Results The baseline demographics and clinical characteristics of the entire patient pool dependent on experiencing bleeding event are presented in Table 1. Background clinical variables and admission biomarkers were distributed differently depended heavily on future bleeding events. In fact, patients experienced bleeding were older, more frequent females, and treated with newer P2Y12 inhibitors (prasugrel and ticagrelor) than after clopidogrel. Delayed bleeding risks were also associated with diabetes, hypertension, and prior stroke. Among acute coronary syndromes, NSTEMI and STEMI patients, but not unstable aromatase inhibitors were linked with more bleeding. Admission biomarkers were not particularly useful for dichotomization, with the exception of diminished glomerular filtration, which was lower in those who bleed. Both residual platelet reactivity and CRUSADE score were higher in patients who experienced bleeding event at 30-days, but not significantly different for 1-year bleeding when compared with no bleeding cohort. Additional statistical considerations, including assessing area under the curve are presented in Table 2. Importantly, multivariate adjusted model revealed that CRUSADE score was superior to platelet reactivity values for 30-days bleeding events. The distribution of BARC classification bleeding scores in presented in Fig. 1. The curve analyses (Fig. 2), and spread of platelet reactivity and CRUSADE scores dependent on bleeding are presented in Fig. 3A and B respectfully.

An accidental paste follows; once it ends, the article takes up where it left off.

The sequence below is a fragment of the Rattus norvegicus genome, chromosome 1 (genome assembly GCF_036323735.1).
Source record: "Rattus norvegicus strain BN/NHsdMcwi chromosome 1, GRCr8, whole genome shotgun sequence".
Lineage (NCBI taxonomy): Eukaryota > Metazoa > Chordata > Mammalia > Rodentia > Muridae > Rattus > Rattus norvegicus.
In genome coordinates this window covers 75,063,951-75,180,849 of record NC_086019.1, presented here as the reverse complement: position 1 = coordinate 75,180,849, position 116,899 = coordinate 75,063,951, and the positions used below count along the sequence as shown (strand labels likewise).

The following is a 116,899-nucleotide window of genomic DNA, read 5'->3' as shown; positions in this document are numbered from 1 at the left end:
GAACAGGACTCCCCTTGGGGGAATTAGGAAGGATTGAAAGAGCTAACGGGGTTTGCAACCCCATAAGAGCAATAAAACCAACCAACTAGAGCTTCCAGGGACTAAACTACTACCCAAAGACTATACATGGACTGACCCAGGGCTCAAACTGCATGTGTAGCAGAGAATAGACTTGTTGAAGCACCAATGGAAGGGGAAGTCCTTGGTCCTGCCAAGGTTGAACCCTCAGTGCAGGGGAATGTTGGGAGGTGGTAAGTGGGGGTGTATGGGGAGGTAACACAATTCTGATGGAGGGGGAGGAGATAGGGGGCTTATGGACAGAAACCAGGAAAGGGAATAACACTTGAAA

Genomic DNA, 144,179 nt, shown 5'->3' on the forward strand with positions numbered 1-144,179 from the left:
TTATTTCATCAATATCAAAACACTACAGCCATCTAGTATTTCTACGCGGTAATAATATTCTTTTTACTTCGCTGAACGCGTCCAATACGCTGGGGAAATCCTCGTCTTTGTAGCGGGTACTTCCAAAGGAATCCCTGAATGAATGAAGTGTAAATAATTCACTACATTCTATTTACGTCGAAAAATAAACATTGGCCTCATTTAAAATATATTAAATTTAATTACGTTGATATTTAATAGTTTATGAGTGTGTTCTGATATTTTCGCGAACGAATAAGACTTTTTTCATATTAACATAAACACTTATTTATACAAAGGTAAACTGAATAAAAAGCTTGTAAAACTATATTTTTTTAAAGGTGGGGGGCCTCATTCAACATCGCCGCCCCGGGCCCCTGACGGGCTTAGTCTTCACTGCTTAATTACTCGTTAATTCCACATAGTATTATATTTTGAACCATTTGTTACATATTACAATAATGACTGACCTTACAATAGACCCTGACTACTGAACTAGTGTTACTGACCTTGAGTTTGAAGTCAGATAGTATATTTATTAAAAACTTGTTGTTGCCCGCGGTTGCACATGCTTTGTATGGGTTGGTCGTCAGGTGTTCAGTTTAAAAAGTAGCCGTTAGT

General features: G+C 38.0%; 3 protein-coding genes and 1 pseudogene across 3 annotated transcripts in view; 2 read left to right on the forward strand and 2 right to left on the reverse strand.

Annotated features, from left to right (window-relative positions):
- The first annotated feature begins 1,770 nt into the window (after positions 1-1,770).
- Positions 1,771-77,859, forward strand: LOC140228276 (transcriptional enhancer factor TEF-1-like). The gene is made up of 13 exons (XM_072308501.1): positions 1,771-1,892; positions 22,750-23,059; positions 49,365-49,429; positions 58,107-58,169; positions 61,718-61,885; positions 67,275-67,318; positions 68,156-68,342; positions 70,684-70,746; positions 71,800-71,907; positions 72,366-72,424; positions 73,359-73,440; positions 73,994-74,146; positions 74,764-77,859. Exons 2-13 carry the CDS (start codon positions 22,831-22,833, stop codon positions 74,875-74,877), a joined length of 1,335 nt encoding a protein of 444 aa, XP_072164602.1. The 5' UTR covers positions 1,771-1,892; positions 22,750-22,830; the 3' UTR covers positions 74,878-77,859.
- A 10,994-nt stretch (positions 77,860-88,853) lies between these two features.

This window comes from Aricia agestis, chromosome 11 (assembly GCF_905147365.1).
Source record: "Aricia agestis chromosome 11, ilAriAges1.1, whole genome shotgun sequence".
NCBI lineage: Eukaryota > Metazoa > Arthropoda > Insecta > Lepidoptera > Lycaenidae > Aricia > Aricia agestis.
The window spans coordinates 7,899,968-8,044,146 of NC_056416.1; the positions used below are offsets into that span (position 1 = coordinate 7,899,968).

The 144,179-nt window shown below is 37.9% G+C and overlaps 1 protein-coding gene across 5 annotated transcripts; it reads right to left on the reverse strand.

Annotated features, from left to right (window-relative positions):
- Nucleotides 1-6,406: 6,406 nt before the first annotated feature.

Discussion There are four most important findings which can be yielded from the index study. First, major bleeding events on DAPT are much more common in the real-life setting than reported in the published randomized trials, at least in East Asians. Second, the CRUSADE score was superior to assessing residual platelet reactivity while on DAPT for predicting bleeding. Third, CRUSADE may be successfully applied not only for predicting in-hospital bleeding, as originally designed, but expanded for the entire first month post-stenting including many outpatients. Finally, while such predictions at admission for index ACS were quite reliable for 30-days hemorrhages, but both admission platelet testing or CRUSADE were not useful for the delayed 1-year risks. Recently, there was an explosion of publications regarding the monitoring of platelet activity concerning the impact of determined cut-off values on clinical outcomes, especially in patients with acute coronary syndromes treated invasively (e.g. Brar et al., 2011; Parodi et al., 2011; Breet et al., 2010; Guo et al., 2016). The main objective of these studies was to define the incidence of thrombotic occlusions or bleeding by linking such adverse events with residual platelet reactivity. Some evidence emerged lately assessing the risk of bleeding and specific cut-off values for its predictability in patients after acute coronary syndromes (Généreux et al., 2015; Aradi et al., 2015), and those undergoing heart surgery (Mishra et al., 2015; Kuliczkowski et al., 2015). The data on applying CRUSADE success are somewhat mixed for two main reasons. First, patients differ substantially, somewhat neglecting that this useful score was designed exclusively for non STEMI cohort predicting very early in-hospital major bleeding. Second, there are over dozen current bleeding classifications, and their inventors may be biased in promoting their own scales at expense of other useful algorithms. (Biancari et al., 2017). Some other integrative models, such as HASBLED are much more simple than CRUSADE, and unclear how they may be implemented for the similar delayed approach to pick up either bleeding or adverse thrombotic events (Hsieh et al., 2017). Expanding original CRUSADE applicability beyond exclusive non STEMI patients (Subherwal et al., 2009) to the entire post-ACS pool is also important, especially considering similar to our data yielded from Egyptian patients (Al-Daydamony & Farag, 2016). Another interesting study suggests some benefit of combining CRUSADE with platelet activity testing for yielded more accurate predictive value for 1-year bleeding risk, which was not achieved in our study. (Li et al., 2016). Overall, the available evidence suggests that mainstream use of platelet analyzers may be less reliable than clinical models such as CRUSADE to assess individual bleeding risk, and should not be currently recommended (Reed et al., 2015; Lordkipanidzé et al., 2008) what is in full agreement with the index data. Our results are also in agreement with another elegant study suggesting that both conventional aggregometry and VerifyNow tests were not particularly useful to identify patients at higher risk of bleeding (Fattorutto et al., 2003). Finally, (Garay et al., 2016) indicate the special difficulties in delayed bleeding prediction matching well with the index data. That message is particularly critical since late catastrophic hemorrhages are usually the most deadly, unexpected, and hard to prevent.